9th Court interprets elections after Voting Rights Act declared unconstitutional by U.S. Supreme Court.

Rodriguez, et al.  v. Beaumont Independent School District, et al.,  No. 09-13-00434-CV (Tex. App. – Beaumont, October 17, 2013)

In this case the Beaumont Court of Appeals was asked to see how the recent U.S. Supreme Court declaration that portions of the federal Voting Rights Act are unconstitutional affects a local election.  This is a 24 page opinion out of an interlocutory appeal from a temporary injunction order.

Prior to the 2010 census, all seven BISD trustees were elected from single-member districts.  In May 2011 the voters changed the system to a five single-member and two at-large districts (a 5-2 plan).  Rodriquez and company are 3 individuals who filed to run in the aborted May 2013 election (moved to November by Legislature to be federally compliant) and were denied a placed on the ballot (separate federal suit). BISD failed to obtain preclearance.  The trial court held the 5-2 plan was not capable of being approved in federal court so allowed the Board to conduct its election under a seven single-member district plan with no at-large districts and on a non-statutory election date (based on a 1985 federal order).

The 9th Court of Appeals disapproved of the trial court’s reasoning as federal law no longer requires BISD to obtain preclearance and it must now comply with state law. After the U.S. Supreme Court’s holding in Shelby Cnty., Ala. v. Holder, 133 S.Ct. 2612, 2631 (2013), the federal district court dismissed BISD’s preclearance lawsuit (noted above). In dismissing the federal suit, the U.S. District Court expressly recognized that the matter was now purely an issue of state court law. Both parties asked the 172nd District Court to solve a problem that resulted from the federal court’s imposing preclearance requirements on an election authorized by a statute whose preclearance requirements have now been rendered unenforceable as a collateral consequence of the Supreme Court’s decision.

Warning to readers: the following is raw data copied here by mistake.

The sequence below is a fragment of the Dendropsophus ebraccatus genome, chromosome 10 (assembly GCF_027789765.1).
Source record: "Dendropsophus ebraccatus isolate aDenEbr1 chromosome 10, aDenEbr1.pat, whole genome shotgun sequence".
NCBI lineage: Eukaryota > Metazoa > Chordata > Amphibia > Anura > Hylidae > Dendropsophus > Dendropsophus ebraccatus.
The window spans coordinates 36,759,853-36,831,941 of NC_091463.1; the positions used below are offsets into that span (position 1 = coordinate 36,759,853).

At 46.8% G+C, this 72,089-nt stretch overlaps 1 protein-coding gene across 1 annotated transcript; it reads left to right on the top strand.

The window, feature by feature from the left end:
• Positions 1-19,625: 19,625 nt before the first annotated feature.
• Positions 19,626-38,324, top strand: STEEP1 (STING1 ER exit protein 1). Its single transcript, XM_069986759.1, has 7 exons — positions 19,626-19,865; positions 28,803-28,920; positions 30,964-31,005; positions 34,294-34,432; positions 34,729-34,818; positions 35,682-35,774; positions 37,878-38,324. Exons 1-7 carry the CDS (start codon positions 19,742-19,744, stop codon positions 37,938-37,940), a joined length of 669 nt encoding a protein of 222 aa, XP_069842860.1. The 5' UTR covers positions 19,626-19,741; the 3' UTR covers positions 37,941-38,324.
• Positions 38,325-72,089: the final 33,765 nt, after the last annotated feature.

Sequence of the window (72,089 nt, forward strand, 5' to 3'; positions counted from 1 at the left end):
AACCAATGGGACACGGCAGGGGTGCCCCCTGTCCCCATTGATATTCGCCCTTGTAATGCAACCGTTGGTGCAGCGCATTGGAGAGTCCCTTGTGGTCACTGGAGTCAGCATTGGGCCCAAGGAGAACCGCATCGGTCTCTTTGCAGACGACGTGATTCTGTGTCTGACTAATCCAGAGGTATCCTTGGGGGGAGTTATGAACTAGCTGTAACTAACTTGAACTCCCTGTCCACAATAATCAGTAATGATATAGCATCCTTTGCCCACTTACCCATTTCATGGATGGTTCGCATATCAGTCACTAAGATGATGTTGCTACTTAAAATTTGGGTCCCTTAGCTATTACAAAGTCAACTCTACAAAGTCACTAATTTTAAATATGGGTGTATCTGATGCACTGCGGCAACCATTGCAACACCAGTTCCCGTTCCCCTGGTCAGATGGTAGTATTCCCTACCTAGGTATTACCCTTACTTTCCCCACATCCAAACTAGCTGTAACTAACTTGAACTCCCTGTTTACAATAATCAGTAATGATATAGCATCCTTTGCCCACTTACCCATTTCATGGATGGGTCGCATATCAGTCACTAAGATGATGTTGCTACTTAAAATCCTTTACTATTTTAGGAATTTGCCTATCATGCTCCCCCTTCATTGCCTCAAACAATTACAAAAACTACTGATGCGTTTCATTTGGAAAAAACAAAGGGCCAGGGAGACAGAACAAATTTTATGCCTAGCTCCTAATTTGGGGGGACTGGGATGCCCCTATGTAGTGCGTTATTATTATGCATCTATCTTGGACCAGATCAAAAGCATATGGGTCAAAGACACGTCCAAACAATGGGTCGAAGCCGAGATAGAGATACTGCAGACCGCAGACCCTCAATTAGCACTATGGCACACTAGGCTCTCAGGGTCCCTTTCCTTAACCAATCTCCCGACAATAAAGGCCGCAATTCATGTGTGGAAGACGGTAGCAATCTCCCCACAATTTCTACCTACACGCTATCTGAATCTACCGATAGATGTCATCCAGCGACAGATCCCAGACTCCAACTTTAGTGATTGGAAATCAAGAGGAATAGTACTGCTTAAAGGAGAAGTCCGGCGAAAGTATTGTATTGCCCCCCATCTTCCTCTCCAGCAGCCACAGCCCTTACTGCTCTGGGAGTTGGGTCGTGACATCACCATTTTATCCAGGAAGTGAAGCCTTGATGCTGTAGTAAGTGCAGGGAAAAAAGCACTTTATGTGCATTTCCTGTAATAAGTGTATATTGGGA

However, the plans proposed by both BISD and the putative trustees are each inconsistent with the 5-2 manner of electing trustees adopted by BISD’s voters. BISD wanted the defunct 7 single-member districts and the putative trustees argued that since the May election did not happen when it should have, they should be automatically seated as trustees.  The 9th Court held BISD has no authority to conduct an election on a date inconsistent with state law. And now, under federal law, the U.S. Department of Justice bears the burden of proof (not merely the ability to object) that an election map is racially discriminatory and must bring suit under the surviving sections of the Act. BISD retains the power to manage the logistics of an election which is consistent with Texas law but that must include the voter’s choice for a 5-2 plan. In other words, both parties won part and lost part. But since this was an interlocutory order, the final resolution must be decided by the trial court after a trial on the merits.

For you litigators out there, the court also went into some detail about the standards for temporary injunctions and what it means to go “far beyond” preserving the status quo and rendering a decision on the merits after only an injunction hearing.  If you are not a litigator, just ignore that part.

If you would like to read this opinion click here.